One of the key factors in any successful contract negotiation is preparation. There’s no exception in the negotiation of a contract between a provider and a payer. It consists of determining the real objectives of the contract based on the knowledge of the party’s organization, the other party, and the marketplace.
From the provider’s perspective, is important to analyze its ability to deliver healthcare services under a health plan contract, especially from the economic point of view. The healthcare delivery system had been suffered from changes since the beginning of the 1990s, and payment models stimulated directly or indirectly by the Affordable Care Act, have created new challenges and opportunities for providers. Looking for alternatives to save money and make their operations more profitable, the health plans insist to share some of the financial risks for health care services with the provider through various mechanisms, including per dies, per discharge case rates, captivated payments, shared savings/ risk, or some other form of risk-based pricing.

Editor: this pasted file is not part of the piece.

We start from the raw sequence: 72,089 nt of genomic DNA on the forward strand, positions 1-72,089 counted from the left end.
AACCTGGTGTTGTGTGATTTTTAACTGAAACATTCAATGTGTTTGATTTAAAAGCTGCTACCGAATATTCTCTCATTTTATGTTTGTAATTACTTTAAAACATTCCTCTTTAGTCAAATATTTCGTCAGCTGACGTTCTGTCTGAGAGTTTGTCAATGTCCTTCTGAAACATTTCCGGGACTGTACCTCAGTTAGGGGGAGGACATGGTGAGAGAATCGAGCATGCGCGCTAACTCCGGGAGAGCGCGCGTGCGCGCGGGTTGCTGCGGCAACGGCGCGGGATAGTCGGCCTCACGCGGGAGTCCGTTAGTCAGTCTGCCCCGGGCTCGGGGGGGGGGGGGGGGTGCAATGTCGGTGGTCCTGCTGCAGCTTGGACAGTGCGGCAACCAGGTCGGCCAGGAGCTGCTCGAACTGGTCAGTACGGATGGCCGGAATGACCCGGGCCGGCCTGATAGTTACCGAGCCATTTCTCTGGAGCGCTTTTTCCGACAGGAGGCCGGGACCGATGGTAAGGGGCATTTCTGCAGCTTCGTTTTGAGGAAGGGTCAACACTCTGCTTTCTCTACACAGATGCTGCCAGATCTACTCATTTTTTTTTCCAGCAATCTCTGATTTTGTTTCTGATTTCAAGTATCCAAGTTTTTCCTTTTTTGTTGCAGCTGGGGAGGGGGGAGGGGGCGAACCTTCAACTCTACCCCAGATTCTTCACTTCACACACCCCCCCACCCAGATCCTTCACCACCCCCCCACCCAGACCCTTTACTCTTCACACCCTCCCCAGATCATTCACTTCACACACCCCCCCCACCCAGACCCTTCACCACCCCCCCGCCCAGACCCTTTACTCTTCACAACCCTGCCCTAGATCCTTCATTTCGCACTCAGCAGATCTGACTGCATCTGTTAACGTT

While the fee-for-service payment methodology that prevailed in the industry for decades tended to reward providers that focused on the volume of services provided, under other payment mechanisms, a provider’s success depends in large part on the provider’s ability to (i) identify key drivers of medical costs and implement programs targeted at managing those costs; (ii) manage the provision of services across the continuum of care; and (iii) institute early-warning processes to identify problem areas. All of this must be done within the contract’s payment constraints.
From the payer’s perspective traditionally, a payer’s bargaining power relative to other payers was determined by the number of patients that the payer could steer to a given provider.
While payers’ awareness of their bargaining power, against providers, has not changed, healthcare markets have become more fragmented, forcing payers to carefully review their position in the market in which the provider negotiation is taking place.
In conclusion, the essence of health plan contracting lies in the mutual give and take that ultimately results in agreement to terms that inevitably are less than ideal from each party’s point of view but that are at least mutually satisfactory overall and establish the best possible framework for a productive long-term relationship.